But seriously, you should check it out. This is about my book being the very best possible version of itself, and it’s also about me starting up my own publishing company in order to be fully independent as an author. On top of that, if I haven’t mentioned it before, it’s also about helping others beat heart disease.
Honestly, I’ve been writing for years, but never have I been as productive as this year. Especially since I discovered yWriter.
Anyone else use this software?
I never thought much about how writing software can take the hassle out of organizing info and scenes for a book.
yWriter, like Scrivener and other writing programs, helps organize a person’s writing, cutting things into easy-to-manage scenes, chapters, notes, categories, tags, etc. Everything in manageable separate files, but tied together in a simple interface.
Unlike Scrivener, yWriter is totally free. It sort of saved my life. 🙂
Also, in the off-time, to keep my info all in one place, I’ve decided to create a wiki full of everything pertaining to my world and all its characters. For this, I discovered WikidPad, which is a stand-alone wiki creator, allowing you to create a wiki (ya know, like Wikipedia), that you can export to a single file, or multiple (you’ve got some options), and keep on your computer, or host online, or do whatever with.
So far, this process has been good for me getting all my stories straight, especially backstory and all the details.
Anyone else use something like this to keep organized? Whether a novel-writing software, or a organizational tool?
If you’re at all a fan of manga, the Japanese (or often Japanese-inspired) form of comic book art which has of course gone on to give birth to the wide and very international medium of “anime” (not to be confused with mere animation)—then, you’re probably familiar with the classic way manga often presents narrative.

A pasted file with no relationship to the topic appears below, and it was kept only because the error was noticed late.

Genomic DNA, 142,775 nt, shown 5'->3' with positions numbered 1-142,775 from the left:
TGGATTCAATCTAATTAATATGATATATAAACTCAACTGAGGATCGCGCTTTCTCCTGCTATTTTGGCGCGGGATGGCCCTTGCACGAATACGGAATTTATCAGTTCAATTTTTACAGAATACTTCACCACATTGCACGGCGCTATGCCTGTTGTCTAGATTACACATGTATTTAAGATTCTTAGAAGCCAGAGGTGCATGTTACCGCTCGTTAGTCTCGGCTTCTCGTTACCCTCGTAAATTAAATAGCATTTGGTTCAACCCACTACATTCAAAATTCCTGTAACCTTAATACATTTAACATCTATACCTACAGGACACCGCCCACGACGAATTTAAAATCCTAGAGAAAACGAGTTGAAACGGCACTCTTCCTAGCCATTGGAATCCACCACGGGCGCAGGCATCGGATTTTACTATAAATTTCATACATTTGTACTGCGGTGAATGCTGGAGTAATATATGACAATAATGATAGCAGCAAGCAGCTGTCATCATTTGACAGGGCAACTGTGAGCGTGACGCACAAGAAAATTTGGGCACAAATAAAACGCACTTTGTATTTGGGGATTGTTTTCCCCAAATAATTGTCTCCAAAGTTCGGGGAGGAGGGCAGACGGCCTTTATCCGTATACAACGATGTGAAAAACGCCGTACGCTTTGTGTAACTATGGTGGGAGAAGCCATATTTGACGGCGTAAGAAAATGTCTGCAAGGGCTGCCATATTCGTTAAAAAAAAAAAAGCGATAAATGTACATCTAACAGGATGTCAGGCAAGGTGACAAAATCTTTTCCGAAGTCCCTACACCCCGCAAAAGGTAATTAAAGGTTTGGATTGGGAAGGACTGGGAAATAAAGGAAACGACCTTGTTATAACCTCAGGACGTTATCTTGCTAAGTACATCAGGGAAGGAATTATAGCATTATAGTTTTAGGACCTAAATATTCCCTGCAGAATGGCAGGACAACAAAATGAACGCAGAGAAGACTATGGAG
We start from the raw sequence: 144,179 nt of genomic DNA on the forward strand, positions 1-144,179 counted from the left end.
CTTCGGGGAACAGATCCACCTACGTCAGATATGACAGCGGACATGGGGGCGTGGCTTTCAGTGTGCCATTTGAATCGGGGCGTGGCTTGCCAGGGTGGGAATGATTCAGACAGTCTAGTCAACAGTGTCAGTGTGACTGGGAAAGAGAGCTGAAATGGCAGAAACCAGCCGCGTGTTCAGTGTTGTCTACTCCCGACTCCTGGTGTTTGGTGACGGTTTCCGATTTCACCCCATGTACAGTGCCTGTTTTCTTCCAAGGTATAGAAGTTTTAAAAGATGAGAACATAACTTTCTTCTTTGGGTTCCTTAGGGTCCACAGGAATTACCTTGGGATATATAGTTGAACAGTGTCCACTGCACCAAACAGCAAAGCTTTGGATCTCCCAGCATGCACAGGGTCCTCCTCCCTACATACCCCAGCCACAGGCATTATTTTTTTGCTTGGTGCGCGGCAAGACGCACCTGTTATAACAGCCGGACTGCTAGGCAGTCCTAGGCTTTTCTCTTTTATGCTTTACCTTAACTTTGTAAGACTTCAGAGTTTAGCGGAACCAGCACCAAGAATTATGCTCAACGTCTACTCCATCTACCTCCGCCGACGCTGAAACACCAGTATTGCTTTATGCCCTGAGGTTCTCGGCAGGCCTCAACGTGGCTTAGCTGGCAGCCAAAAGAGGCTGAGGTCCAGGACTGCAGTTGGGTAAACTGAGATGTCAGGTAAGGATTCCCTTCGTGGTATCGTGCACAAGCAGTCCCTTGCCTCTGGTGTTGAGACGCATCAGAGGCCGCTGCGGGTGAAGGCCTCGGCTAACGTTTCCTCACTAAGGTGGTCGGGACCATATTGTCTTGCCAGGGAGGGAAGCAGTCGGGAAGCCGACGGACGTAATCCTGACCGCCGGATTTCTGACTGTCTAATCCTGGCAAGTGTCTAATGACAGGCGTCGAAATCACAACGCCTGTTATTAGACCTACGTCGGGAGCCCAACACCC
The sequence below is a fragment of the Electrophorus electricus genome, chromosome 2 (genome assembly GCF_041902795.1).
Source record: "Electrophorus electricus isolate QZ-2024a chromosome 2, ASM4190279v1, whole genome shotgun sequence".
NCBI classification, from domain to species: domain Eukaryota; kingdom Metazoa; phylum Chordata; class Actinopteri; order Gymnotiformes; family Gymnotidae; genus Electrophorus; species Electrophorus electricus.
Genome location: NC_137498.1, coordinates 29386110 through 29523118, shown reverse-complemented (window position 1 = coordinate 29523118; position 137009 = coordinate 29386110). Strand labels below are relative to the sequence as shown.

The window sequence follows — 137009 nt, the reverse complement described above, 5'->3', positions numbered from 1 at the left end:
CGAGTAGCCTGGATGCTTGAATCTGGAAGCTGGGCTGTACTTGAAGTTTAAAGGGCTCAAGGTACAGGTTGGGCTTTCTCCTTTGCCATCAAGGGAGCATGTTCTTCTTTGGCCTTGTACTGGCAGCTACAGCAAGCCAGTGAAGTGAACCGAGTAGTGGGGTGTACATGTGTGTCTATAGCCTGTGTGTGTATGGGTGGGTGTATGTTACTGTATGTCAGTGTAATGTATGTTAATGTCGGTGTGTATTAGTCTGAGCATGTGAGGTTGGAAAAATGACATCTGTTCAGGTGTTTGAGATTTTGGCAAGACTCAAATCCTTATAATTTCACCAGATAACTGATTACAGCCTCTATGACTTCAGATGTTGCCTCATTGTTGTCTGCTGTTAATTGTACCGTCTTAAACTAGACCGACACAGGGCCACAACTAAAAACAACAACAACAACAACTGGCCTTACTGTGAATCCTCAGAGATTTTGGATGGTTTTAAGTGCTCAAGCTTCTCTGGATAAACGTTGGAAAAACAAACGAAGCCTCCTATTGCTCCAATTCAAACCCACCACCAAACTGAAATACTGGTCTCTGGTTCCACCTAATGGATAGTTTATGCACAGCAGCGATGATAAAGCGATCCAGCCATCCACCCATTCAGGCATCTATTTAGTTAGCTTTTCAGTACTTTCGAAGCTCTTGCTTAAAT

Especially with the great creators like Osamu Tezuka, the narrative of the story is often not left up to the reader to interpret by just looking at each panel–at least not completely. We get to follow the character’s thoughts, which to be honest is something done to overkill with American serialized comics… i.e., Spider-Man is always, always thinking, or even talking to himself.
At any rate, this sort of thing got me thinking about how comics have often tried to present characters’ internal dialogue as a way of creating narrative perspective. Creating first-person perspective is really what they’re doing.
It does tend to give much more depth to a story. It can also let you in on the thoughts of unreliable narrators and outright incorrect narrators. In some cases where the art is so complex or the character’s observations are so detailed, letting the readers in on the internal dialogue is the only possible way to reveal important information, even to help move the plot forward. I’ve seen this done rather well (especially in manga). I’ve also seen it done horribly, i.e., when it’s very clear what is happening, but the character’s thoughts describe it anyway, dumbing down situations for the readers, etc.
There are other times when, especially in the visual medium, when leaving out internal dialogue is best. It lets the reader interpret everything for his or her own self.
How does this relate to writing non-comics?